Protection materials, such as 6PPD, are essential for tire performance and safety and any potential alternative must continue to ensure compliance with Federal Motor Vehicle Safety Standards (FMVSS). 6PPD provides critical functions in manufacturing safe and durable tires. Alternatives to 6PPD must also meet these critical functions and have the following qualities:
• Continuously present at the surface of the tire to ensure protection of the rubber compound from degradation due to oxygen and ozone;
• Adequate solubility and diffusivity in rubber compounds;
• Reactive with ozone but not too reactive in order to prevent premature depletion;
• No adverse effects on the rubber processing;
• Available in rubber compound over a tire’s entire life cycle to ensure protection of the rubber;
• Low toxicity of the material and any transformation products; and
• No adverse effects on tire safety and performance
Any potential alternative to 6PPD, identified through the SCPR process, must provide the same critical functions as 6PPD to ensure tire safety and performance. The composition and nature of the chemicals present in tires impart a function and the exact composition of tires cannot be modified without great care. It is not a simple process to change the composition of tires; any change could affect the stopping distance of tires, durability, vehicle fuel economy, tire wear and other safety‐related components. DTSC’s ability to impart a material change required under the SCPR would be significantly limited by the FMVSS that tire manufacturers must meet.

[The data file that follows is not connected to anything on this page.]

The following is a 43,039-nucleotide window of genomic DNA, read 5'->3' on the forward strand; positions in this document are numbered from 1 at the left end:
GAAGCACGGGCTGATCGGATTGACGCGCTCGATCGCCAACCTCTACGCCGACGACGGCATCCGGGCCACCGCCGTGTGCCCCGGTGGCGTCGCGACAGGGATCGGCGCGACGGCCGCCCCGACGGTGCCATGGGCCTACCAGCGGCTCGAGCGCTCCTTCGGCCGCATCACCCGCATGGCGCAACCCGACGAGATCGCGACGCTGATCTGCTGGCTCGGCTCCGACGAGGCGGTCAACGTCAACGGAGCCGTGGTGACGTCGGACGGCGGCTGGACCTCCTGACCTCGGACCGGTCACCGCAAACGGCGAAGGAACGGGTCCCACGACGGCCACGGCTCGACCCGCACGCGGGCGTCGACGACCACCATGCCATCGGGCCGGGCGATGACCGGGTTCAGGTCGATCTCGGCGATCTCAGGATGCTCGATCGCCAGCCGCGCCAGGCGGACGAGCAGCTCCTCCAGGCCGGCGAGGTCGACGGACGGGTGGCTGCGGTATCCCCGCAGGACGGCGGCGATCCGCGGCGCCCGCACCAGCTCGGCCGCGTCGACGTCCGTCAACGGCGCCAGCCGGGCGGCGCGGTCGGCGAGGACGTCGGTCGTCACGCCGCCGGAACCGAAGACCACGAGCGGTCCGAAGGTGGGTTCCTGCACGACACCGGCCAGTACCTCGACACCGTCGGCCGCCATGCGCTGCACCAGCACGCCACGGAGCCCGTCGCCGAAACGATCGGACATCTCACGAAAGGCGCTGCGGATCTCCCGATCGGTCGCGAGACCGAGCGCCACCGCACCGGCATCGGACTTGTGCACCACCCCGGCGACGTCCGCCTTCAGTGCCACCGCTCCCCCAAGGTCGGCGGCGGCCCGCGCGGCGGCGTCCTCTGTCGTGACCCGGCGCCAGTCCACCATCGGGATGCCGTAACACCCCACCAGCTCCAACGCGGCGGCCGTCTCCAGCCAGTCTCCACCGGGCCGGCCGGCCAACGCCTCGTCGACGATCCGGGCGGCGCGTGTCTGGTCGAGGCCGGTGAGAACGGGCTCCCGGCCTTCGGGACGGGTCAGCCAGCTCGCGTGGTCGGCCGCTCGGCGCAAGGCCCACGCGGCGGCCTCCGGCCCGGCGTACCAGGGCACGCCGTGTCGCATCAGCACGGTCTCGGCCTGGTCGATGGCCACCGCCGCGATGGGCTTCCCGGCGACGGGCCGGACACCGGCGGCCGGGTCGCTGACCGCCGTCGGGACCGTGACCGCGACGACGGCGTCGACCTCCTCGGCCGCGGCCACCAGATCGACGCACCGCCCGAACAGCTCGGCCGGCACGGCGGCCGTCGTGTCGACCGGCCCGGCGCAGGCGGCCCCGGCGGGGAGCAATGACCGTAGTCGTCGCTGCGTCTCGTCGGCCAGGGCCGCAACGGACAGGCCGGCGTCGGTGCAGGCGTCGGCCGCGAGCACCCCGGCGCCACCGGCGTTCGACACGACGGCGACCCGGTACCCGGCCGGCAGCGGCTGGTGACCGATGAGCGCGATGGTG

As a newly discovered transformation material, the science on 6PPD‐Quinone is still emerging. The Tian et al. 2020 paper identified a new transformation product of 6PPD, 6PPD‐Quinone. As a previously unknown transformation product, very little is understood about 6PPD‐Quinone in the environment and the potential impact to human health and the environment. Additionally, in order to assure that any potential alternative to 6PPD in tires is also safe for the environment, it is critical to fill the knowledge gaps regarding the formation of 6PPD‐Quinone, its environmental fate, its mode of action in coho salmon and its potential impact on other aquatic species. USTMA continues to engage with stakeholders and the research community to fill relevant data gaps related to 6PPD‐Quinone.
USTMA recommends that the product category “tires” be focused to provide a workable Priority Product to perform an alternatives analysis. USTMA recommends that DTSC focus the definition of Priority Product to replacement, all‐ season, passenger tire tread and sidewall compounds. A more focused definition of “tire” will enable tire manufacturers to complete one Alternatives Analysis that will likely be applicable to other tire types. Moreover, focusing the regulatory definition of “tire” to those areas of a tire that are exposed to oxygen and ozone would provide much more focus to this rulemaking.